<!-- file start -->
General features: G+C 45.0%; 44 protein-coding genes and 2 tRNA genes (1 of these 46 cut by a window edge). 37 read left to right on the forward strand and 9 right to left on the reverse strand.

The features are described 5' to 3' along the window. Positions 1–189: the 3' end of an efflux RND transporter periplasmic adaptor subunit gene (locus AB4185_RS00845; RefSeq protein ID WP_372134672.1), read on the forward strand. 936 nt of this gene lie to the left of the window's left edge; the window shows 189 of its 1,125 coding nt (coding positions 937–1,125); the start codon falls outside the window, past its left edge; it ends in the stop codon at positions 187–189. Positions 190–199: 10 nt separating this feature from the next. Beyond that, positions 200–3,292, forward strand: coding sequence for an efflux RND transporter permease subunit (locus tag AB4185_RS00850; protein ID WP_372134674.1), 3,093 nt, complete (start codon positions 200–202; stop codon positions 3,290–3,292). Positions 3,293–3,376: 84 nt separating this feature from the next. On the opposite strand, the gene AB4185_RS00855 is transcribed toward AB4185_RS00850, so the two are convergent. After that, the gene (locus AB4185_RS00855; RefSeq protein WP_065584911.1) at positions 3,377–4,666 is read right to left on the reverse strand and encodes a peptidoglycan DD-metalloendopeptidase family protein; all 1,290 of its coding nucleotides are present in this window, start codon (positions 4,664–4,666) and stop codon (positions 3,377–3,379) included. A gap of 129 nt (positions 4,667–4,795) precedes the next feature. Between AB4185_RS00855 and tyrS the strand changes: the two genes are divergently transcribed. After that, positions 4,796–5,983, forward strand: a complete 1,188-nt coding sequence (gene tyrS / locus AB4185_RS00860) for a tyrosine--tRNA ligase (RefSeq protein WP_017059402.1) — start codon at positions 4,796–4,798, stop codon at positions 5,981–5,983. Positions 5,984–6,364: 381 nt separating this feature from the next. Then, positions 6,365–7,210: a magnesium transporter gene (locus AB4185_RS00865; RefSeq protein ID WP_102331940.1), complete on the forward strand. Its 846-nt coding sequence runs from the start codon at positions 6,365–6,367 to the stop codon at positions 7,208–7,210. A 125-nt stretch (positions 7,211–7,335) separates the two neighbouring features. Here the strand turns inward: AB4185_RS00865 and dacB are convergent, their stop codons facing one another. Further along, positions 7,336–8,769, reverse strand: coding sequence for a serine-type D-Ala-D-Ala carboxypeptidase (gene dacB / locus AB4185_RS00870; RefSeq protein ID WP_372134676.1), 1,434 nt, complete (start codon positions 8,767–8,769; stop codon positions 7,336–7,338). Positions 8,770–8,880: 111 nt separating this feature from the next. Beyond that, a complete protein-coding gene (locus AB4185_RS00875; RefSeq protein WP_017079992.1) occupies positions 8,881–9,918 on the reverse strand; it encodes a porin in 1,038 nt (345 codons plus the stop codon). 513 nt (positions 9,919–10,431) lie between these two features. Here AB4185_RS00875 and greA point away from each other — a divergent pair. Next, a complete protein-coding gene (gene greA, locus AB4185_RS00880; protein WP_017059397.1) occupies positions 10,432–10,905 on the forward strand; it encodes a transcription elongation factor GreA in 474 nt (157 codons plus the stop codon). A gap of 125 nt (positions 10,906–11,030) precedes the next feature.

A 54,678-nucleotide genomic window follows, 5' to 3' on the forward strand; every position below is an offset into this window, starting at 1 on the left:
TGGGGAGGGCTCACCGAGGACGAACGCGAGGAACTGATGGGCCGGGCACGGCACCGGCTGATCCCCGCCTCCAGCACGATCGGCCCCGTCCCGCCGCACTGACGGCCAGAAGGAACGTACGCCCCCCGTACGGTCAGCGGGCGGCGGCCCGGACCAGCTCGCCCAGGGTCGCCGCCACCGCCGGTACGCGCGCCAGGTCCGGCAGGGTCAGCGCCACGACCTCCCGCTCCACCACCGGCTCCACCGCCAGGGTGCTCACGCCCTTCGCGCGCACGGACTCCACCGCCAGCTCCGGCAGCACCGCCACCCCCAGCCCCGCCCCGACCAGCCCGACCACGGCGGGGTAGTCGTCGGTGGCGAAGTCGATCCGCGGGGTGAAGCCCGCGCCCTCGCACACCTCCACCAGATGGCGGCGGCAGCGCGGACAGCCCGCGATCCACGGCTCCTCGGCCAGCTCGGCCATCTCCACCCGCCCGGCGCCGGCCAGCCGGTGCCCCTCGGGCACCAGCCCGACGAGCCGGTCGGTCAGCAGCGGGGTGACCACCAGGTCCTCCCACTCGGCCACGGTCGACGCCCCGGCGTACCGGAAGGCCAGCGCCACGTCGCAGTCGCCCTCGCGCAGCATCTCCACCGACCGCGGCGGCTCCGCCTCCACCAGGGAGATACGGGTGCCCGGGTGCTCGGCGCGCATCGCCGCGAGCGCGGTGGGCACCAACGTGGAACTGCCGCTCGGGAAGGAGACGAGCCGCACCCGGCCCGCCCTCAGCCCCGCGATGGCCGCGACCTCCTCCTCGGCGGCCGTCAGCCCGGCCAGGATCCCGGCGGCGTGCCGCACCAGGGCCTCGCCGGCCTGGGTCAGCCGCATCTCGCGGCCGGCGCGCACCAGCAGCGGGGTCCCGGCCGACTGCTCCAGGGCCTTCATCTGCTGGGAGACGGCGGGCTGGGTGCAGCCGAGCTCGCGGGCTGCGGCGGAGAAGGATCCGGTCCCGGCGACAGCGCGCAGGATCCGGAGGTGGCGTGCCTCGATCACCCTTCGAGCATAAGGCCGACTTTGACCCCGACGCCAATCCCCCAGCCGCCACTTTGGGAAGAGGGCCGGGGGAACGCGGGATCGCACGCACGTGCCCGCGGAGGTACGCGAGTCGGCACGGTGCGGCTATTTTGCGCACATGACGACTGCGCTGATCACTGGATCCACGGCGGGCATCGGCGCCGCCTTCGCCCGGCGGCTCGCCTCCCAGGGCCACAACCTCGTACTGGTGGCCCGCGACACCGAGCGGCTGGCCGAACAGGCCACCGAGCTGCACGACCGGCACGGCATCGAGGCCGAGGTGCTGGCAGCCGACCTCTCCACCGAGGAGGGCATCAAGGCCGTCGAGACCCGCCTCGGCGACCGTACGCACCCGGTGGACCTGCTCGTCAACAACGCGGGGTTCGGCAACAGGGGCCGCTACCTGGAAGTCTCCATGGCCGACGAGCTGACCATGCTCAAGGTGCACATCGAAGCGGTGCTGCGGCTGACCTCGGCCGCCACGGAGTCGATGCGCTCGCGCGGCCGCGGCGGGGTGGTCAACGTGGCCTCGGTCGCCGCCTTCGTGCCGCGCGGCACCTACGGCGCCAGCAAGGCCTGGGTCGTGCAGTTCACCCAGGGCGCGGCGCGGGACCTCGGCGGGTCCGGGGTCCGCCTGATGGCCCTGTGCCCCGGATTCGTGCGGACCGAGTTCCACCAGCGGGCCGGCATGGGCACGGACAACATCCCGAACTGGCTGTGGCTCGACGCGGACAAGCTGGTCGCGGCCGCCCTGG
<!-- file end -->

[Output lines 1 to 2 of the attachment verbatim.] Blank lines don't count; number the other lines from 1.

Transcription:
General features: G+C 45.0%; 44 protein-coding genes and 2 tRNA genes (1 of these 46 cut by a window edge). 37 read left to right on the forward strand and 9 right to left on the reverse strand.

The features are described 5' to 3' along the window. Positions 1–189: the 3' end of an efflux RND transporter periplasmic adaptor subunit gene (locus AB4185_RS00845; RefSeq protein ID WP_372134672.1), read on the forward strand. 936 nt of this gene lie to the left of the window's left edge; the window shows 189 of its 1,125 coding nt (coding positions 937–1,125); the start codon falls outside the window, past its left edge; it ends in the stop codon at positions 187–189. Positions 190–199: 10 nt separating this feature from the next. Beyond that, positions 200–3,292, forward strand: coding sequence for an efflux RND transporter permease subunit (locus tag AB4185_RS00850; protein ID WP_372134674.1), 3,093 nt, complete (start codon positions 200–202; stop codon positions 3,290–3,292). Positions 3,293–3,376: 84 nt separating this feature from the next. On the opposite strand, the gene AB4185_RS00855 is transcribed toward AB4185_RS00850, so the two are convergent. After that, the gene (locus AB4185_RS00855; RefSeq protein WP_065584911.1) at positions 3,377–4,666 is read right to left on the reverse strand and encodes a peptidoglycan DD-metalloendopeptidase family protein; all 1,290 of its coding nucleotides are present in this window, start codon (positions 4,664–4,666) and stop codon (positions 3,377–3,379) included. A gap of 129 nt (positions 4,667–4,795) precedes the next feature. Between AB4185_RS00855 and tyrS the strand changes: the two genes are divergently transcribed. After that, positions 4,796–5,983, forward strand: a complete 1,188-nt coding sequence (gene tyrS / locus AB4185_RS00860) for a tyrosine--tRNA ligase (RefSeq protein WP_017059402.1) — start codon at positions 4,796–4,798, stop codon at positions 5,981–5,983. Positions 5,984–6,364: 381 nt separating this feature from the next. Then, positions 6,365–7,210: a magnesium transporter gene (locus AB4185_RS00865; RefSeq protein ID WP_102331940.1), complete on the forward strand. Its 846-nt coding sequence runs from the start codon at positions 6,365–6,367 to the stop codon at positions 7,208–7,210. A 125-nt stretch (positions 7,211–7,335) separates the two neighbouring features. Here the strand turns inward: AB4185_RS00865 and dacB are convergent, their stop codons facing one another. Further along, positions 7,336–8,769, reverse strand: coding sequence for a serine-type D-Ala-D-Ala carboxypeptidase (gene dacB / locus AB4185_RS00870; RefSeq protein ID WP_372134676.1), 1,434 nt, complete (start codon positions 8,767–8,769; stop codon positions 7,336–7,338). Positions 8,770–8,880: 111 nt separating this feature from the next. Beyond that, a complete protein-coding gene (locus AB4185_RS00875; RefSeq protein WP_017079992.1) occupies positions 8,881–9,918 on the reverse strand; it encodes a porin in 1,038 nt (345 codons plus the stop codon). 513 nt (positions 9,919–10,431) lie between these two features. Here AB4185_RS00875 and greA point away from each other — a divergent pair. Next, a complete protein-coding gene (gene greA, locus AB4185_RS00880; protein WP_017059397.1) occupies positions 10,432–10,905 on the forward strand; it encodes a transcription elongation factor GreA in 474 nt (157 codons plus the stop codon). A gap of 125 nt (positions 10,906–11,030) precedes the next feature.